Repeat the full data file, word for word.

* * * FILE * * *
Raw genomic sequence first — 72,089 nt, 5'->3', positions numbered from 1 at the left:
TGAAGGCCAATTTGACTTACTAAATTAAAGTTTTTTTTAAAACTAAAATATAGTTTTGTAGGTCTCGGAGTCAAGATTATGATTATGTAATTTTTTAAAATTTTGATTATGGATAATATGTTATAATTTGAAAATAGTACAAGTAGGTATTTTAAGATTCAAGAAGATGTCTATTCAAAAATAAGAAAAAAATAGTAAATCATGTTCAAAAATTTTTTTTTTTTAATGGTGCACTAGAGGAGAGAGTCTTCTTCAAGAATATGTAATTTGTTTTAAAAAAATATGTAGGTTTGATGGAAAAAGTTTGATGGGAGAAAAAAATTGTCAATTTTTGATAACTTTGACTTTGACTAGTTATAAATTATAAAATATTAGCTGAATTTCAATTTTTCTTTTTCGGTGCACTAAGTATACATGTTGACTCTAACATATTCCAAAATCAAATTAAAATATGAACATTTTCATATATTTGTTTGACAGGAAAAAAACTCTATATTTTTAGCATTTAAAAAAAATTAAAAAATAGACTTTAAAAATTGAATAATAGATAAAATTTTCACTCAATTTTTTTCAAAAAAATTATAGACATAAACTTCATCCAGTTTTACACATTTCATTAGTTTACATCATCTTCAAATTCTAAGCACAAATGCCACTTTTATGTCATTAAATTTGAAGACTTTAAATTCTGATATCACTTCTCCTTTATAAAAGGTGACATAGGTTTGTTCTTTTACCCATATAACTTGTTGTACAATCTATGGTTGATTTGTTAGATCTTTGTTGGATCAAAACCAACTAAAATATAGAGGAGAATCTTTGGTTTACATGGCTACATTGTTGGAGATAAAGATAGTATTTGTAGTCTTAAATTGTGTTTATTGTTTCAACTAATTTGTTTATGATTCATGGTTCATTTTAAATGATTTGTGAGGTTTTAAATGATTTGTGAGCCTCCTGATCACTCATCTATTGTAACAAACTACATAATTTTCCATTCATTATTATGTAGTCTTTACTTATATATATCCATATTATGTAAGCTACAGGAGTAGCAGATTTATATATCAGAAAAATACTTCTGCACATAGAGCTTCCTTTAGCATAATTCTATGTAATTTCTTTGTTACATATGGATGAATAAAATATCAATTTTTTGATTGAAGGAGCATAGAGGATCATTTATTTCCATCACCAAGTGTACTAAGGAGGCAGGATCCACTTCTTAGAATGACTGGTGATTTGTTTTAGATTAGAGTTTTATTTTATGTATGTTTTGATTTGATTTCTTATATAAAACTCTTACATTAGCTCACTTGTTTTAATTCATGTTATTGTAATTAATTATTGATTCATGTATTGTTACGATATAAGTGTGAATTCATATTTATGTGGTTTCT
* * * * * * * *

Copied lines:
Raw genomic sequence first — 72,089 nt, 5'->3', positions numbered from 1 at the left:
TGAAGGCCAATTTGACTTACTAAATTAAAGTTTTTTTTAAAACTAAAATATAGTTTTGTAGGTCTCGGAGTCAAGATTATGATTATGTAATTTTTTAAAATTTTGATTATGGATAATATGTTATAATTTGAAAATAGTACAAGTAGGTATTTTAAGATTCAAGAAGATGTCTATTCAAAAATAAGAAAAAAATAGTAAATCATGTTCAAAAATTTTTTTTTTTTAATGGTGCACTAGAGGAGAGAGTCTTCTTCAAGAATATGTAATTTGTTTTAAAAAAATATGTAGGTTTGATGGAAAAAGTTTGATGGGAGAAAAAAATTGTCAATTTTTGATAACTTTGACTTTGACTAGTTATAAATTATAAAATATTAGCTGAATTTCAATTTTTCTTTTTCGGTGCACTAAGTATACATGTTGACTCTAACATATTCCAAAATCAAATTAAAATATGAACATTTTCATATATTTGTTTGACAGGAAAAAAACTCTATATTTTTAGCATTTAAAAAAAATTAAAAAATAGACTTTAAAAATTGAATAATAGATAAAATTTTCACTCAATTTTTTTCAAAAAAATTATAGACATAAACTTCATCCAGTTTTACACATTTCATTAGTTTACATCATCTTCAAATTCTAAGCACAAATGCCACTTTTATGTCATTAAATTTGAAGACTTTAAATTCTGATATCACTTCTCCTTTATAAAAGGTGACATAGGTTTGTTCTTTTACCCATATAACTTGTTGTACAATCTATGGTTGATTTGTTAGATCTTTGTTGGATCAAAACCAACTAAAATATAGAGGAGAATCTTTGGTTTACATGGCTACATTGTTGGAGATAAAGATAGTATTTGTAGTCTTAAATTGTGTTTATTGTTTCAACTAATTTGTTTATGATTCATGGTTCATTTTAAATGATTTGTGAGGTTTTAAATGATTTGTGAGCCTCCTGATCACTCATCTATTGTAACAAACTACATAATTTTCCATTCATTATTATGTAGTCTTTACTTATATATATCCATATTATGTAAGCTACAGGAGTAGCAGATTTATATATCAGAAAAATACTTCTGCACATAGAGCTTCCTTTAGCATAATTCTATGTAATTTCTTTGTTACATATGGATGAATAAAATATCAATTTTTTGATTGAAGGAGCATAGAGGATCATTTATTTCCATCACCAAGTGTACTAAGGAGGCAGGATCCACTTCTTAGAATGACTGGTGATTTGTTTTAGATTAGAGTTTTATTTTATGTATGTTTTGATTTGATTTCTTATATAAAACTCTTACATTAGCTCACTTGTTTTAATTCATGTTATTGTAATTAATTATTGATTCATGTATTGTTACGATATAAGTGTGAATTCATATTTATGTGGTTTCT